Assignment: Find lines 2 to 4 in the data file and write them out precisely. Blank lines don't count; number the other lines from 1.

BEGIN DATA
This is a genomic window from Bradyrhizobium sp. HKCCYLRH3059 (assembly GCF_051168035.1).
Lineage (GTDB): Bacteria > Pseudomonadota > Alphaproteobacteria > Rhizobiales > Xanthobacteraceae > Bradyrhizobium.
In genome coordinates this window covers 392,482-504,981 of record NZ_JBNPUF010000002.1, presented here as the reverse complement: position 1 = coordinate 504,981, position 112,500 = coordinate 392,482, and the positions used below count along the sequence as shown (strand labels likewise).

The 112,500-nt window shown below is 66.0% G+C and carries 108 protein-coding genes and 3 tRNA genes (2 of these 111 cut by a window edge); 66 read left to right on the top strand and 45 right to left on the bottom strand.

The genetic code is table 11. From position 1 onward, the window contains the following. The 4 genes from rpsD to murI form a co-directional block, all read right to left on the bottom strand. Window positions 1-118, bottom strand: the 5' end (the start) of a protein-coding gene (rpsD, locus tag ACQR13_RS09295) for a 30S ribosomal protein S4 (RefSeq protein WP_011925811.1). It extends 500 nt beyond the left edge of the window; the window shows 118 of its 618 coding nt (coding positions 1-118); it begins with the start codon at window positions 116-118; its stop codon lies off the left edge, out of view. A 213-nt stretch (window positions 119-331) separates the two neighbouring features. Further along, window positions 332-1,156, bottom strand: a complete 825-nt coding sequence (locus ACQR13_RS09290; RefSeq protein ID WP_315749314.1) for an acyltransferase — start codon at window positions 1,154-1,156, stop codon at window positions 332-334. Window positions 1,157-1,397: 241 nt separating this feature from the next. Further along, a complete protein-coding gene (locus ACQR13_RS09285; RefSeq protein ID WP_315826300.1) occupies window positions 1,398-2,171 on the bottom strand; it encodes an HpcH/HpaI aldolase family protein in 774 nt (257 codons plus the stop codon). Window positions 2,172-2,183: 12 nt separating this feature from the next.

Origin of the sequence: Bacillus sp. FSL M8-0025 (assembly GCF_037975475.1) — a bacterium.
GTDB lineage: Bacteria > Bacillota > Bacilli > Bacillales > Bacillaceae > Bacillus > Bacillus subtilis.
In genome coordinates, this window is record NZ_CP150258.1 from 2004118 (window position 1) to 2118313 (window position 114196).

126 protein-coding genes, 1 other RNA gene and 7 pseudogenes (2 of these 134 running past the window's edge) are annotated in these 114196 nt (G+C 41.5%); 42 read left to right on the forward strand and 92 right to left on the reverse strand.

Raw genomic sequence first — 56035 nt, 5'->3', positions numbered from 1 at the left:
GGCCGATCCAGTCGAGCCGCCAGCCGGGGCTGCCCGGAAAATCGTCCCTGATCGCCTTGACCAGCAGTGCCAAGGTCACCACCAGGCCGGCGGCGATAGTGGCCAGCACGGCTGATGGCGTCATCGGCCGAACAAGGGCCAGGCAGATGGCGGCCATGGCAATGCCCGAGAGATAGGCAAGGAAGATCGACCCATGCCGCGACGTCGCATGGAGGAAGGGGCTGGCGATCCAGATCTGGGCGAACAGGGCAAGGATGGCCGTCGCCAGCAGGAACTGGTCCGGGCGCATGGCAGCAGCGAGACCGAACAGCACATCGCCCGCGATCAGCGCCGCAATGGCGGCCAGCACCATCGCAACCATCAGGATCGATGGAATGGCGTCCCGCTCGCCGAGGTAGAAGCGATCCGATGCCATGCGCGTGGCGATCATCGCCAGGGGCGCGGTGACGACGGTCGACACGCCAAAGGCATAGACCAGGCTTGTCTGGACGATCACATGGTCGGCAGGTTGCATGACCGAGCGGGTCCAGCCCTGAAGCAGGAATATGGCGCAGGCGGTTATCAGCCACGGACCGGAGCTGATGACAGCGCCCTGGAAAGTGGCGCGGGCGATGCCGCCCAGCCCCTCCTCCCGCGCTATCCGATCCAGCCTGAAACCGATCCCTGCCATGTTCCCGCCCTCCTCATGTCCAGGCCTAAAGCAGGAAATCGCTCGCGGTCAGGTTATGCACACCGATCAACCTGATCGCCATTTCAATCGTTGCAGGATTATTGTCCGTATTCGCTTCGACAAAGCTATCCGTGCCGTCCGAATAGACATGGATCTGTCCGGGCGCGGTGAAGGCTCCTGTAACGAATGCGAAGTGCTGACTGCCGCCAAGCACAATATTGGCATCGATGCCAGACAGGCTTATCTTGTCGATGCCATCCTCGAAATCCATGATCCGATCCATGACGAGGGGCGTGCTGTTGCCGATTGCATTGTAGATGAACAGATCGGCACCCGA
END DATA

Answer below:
Lineage (GTDB): Bacteria > Pseudomonadota > Alphaproteobacteria > Rhizobiales > Xanthobacteraceae > Bradyrhizobium.
In genome coordinates this window covers 392,482-504,981 of record NZ_JBNPUF010000002.1, presented here as the reverse complement: position 1 = coordinate 504,981, position 112,500 = coordinate 392,482, and the positions used below count along the sequence as shown (strand labels likewise).

The 112,500-nt window shown below is 66.0% G+C and carries 108 protein-coding genes and 3 tRNA genes (2 of these 111 cut by a window edge); 66 read left to right on the top strand and 45 right to left on the bottom strand.